Write a great business plan for your dental practice

2022 12 17 00 24 2867 Leigh Rebecca

Any new business needs a great business plan, and when it comes to starting your new dental practice, whether it be a brand-new venture or the acquisition of an existing practice, you need a detailed, watertight business plan if you're going to secure backing and achieve all of your goals.

Rebecca Leigh.Rebecca Leigh.

A good business plan is paramount for getting funding and backing to get your dental practice off the ground. Make sure it is comprehensive, detailed, and covers all ground. With the steps above, you'll be off to a great start in writing the perfect business plan and seeing your dreams become reality in the dentistry field.

Here are seven steps to write a great business plan for your dental practice.

1. Executive summary

The first and most important section is your executive summary. This should be no more than two pages and should set out a condensed outline of your plans, your overall vision, and how you plan to achieve it. This summary should be succinct but be aware of using persuasive writing in this summary.

2. An analysis of the market

In this section, you need to lay out where your practice will sit in the market. Who are your competitors? How will you be different? Will you be using more advanced technology or services your competitors do not? If you are -- e.g., orthodontics, dental implants, or Botox for dental use -- do list these.

Here you will set out your marketing plan. Describe how you will advertise. Will it be in print, online, or on television? Will you be joining the Chamber of Commerce and taking part in outreach programs for dental services? Will your practice set up a community program and reach out to elderly people in nursing homes or to the underprivileged?

You need to detail your target market in the community you will be serving. Age, income, and lifestyle are all factors to consider. How does your target market differ from your competitors? If it's the same as other dental practices in your market, how will attract customers to your business, over your competition? Are you planning to have a referral system in place from HMOs, PPOs, student organizations, business corporations, and places of education?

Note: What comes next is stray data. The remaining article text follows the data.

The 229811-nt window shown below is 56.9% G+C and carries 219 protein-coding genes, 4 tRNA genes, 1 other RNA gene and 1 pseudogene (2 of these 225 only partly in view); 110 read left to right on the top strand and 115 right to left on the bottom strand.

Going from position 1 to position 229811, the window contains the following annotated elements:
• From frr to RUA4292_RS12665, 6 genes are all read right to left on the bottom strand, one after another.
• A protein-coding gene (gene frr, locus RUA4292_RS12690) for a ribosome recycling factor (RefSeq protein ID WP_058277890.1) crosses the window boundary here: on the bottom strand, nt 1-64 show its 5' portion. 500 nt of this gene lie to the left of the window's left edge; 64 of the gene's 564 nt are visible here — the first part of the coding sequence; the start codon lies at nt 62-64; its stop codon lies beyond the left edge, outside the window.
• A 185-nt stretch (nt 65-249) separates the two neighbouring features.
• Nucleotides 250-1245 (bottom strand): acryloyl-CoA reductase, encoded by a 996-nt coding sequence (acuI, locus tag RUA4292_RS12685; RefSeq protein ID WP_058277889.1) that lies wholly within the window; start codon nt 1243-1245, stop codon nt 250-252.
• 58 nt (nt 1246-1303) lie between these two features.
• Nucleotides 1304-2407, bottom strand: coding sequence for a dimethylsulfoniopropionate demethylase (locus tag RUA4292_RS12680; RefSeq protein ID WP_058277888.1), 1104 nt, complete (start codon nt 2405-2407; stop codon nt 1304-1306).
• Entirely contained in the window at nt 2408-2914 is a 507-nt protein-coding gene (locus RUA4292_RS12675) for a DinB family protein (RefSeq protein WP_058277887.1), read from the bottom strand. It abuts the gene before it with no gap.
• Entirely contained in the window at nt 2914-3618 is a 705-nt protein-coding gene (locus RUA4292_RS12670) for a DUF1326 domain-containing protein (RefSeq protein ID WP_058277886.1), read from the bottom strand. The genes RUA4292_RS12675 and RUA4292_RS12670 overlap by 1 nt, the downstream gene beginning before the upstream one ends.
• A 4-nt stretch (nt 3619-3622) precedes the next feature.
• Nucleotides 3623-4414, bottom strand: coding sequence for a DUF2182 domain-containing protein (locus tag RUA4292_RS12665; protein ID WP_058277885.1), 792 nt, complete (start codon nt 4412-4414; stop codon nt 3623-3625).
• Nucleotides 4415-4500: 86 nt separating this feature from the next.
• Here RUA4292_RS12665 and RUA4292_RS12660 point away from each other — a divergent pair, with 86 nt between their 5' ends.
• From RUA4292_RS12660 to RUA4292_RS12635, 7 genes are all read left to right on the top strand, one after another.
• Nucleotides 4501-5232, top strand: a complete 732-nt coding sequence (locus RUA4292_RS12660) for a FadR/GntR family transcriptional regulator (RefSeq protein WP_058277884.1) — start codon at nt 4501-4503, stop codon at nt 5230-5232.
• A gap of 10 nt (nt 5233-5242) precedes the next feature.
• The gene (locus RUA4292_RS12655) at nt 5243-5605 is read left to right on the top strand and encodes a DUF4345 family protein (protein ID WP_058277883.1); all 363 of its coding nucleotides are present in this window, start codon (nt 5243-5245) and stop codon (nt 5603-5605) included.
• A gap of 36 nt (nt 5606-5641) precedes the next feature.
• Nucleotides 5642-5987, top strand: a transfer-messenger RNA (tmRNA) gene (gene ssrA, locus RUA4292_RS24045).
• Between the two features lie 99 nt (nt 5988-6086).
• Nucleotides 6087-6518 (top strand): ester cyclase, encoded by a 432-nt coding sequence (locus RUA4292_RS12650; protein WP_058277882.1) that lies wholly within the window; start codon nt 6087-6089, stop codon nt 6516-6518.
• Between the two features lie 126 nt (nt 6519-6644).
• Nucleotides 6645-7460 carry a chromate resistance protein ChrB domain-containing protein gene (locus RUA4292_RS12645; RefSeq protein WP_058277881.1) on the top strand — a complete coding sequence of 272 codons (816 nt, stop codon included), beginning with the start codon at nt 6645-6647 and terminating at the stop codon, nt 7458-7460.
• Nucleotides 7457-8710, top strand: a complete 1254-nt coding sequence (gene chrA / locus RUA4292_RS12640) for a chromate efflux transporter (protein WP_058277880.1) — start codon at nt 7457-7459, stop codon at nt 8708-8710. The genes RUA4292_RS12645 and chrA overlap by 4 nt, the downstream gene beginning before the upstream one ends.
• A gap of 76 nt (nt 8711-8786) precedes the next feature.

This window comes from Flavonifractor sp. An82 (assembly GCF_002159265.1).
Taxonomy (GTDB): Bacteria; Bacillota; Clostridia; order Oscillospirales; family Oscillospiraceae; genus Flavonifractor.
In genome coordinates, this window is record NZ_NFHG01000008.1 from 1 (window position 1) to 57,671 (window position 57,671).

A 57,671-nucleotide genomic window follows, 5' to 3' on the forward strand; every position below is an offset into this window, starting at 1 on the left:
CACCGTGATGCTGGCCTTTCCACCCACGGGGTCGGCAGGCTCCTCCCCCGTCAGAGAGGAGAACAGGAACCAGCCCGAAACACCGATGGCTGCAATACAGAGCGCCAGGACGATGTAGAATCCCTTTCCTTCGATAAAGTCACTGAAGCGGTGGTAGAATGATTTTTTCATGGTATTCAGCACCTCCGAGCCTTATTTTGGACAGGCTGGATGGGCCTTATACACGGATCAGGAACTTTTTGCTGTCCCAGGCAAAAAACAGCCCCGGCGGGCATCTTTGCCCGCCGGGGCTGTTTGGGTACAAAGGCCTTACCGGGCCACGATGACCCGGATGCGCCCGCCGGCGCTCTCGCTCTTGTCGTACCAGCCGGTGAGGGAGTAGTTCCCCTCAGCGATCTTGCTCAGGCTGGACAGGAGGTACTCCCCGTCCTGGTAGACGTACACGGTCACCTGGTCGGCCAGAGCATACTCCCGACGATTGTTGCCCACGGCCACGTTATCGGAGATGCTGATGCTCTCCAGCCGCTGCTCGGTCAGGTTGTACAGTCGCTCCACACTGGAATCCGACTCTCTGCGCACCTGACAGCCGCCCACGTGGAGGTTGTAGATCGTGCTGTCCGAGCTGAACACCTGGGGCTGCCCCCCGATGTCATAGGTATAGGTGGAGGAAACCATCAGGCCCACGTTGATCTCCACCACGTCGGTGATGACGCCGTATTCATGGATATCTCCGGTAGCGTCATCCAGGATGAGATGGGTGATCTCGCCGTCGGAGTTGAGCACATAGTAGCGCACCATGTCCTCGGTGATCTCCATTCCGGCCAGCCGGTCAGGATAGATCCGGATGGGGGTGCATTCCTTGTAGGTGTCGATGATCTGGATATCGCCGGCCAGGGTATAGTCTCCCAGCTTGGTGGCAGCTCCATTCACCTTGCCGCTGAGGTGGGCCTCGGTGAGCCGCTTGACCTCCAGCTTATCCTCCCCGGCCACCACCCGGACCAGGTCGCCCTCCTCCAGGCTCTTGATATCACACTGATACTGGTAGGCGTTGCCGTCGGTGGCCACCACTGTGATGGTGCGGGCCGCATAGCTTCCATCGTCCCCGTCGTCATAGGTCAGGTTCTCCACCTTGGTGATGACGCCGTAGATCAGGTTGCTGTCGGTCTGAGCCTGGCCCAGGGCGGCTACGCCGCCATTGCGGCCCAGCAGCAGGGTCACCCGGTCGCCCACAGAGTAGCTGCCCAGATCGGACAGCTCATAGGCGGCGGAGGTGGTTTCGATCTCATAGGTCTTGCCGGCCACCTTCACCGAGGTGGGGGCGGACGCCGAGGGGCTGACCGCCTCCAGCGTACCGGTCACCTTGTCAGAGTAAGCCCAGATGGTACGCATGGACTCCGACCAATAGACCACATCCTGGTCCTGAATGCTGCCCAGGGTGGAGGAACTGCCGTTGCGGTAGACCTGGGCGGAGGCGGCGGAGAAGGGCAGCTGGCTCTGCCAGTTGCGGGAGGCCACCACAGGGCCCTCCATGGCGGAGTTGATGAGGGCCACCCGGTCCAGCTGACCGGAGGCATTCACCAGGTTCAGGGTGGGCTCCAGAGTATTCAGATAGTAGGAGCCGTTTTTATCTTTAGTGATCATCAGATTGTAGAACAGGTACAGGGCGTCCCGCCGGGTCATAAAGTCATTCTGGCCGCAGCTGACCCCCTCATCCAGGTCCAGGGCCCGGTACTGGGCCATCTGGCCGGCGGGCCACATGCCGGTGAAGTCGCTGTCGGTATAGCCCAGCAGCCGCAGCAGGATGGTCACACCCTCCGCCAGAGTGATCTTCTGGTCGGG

"If you've bought an existing practice," said Dominic Mead, a business writer at Elite assignment help and U.K. Writings review. "You'll need to explain in detail which of their services you will keep, or discard, and how you will adapt or improve their existing list. These will include things like implants, restorative dentistry, treatments for periodontal disease, home screenings, and preventative services."

3. Business structure

Legal advice is needed before you decide on your legal structure. There are pros and cons to whether you are a partnership, a corporation, or a limited liability company. Make sure your route is all mapped out in your business plan, including tax considerations and how your personal assets will be protected from any business debts.

4. Organization and management

State who will be making the decisions in your business. If you've decided on a partnership, list your partners by name and they will be making all the decisions. List any professional and legal advisors, insurance agents, and real estate agents. Make sure this section has a full list of all parties. You will also need to set out how many employees you will hire in your business, and list all their positions.

Colleen Powell, a marketing blogger at OX Essays and Revieweal, said, "From office manager to dental hygienists to dental assistants, you need to show would-be lenders exactly how your office will be structured and what support systems will be in place."

5. Operations

Here you need to go into the detail of the day-to-day running of your dental practice. You need to include your office hours, the days of the week your practice will be open, how appointments will be booked, equipment and supplies vendors you will be dealing with, the dental insurance you will and won't accept, and if you are going to offer payment plans.

6. Financial plan

Here we come to the number crunching, and this is perhaps the most important part of your business plan. You need to state your projected income for the first 12–24-month period, your forecast for cash flow, and detailed information on how start-up funds will be used. You also need to provide a personal financial statement and how much funds are needed for the following two years.

7. Appendix

Make sure to include all your supporting documents: licenses, resumes, your business history, legal documents, and reference letters. Plus, anything else you think is pertinent for your lender to take a look at.

Rebecca Leigh is a writer and marketing strategist for Management Essay and Lia Help. She participates in tech and marketing conferences, acts as a business consultant, and writes articles for online magazines and blogs like Online assignment help.

The comments and observations expressed herein do not necessarily reflect the opinions of DrBicuspid.com, nor should they be construed as an endorsement or admonishment of any particular idea, vendor, or organization.

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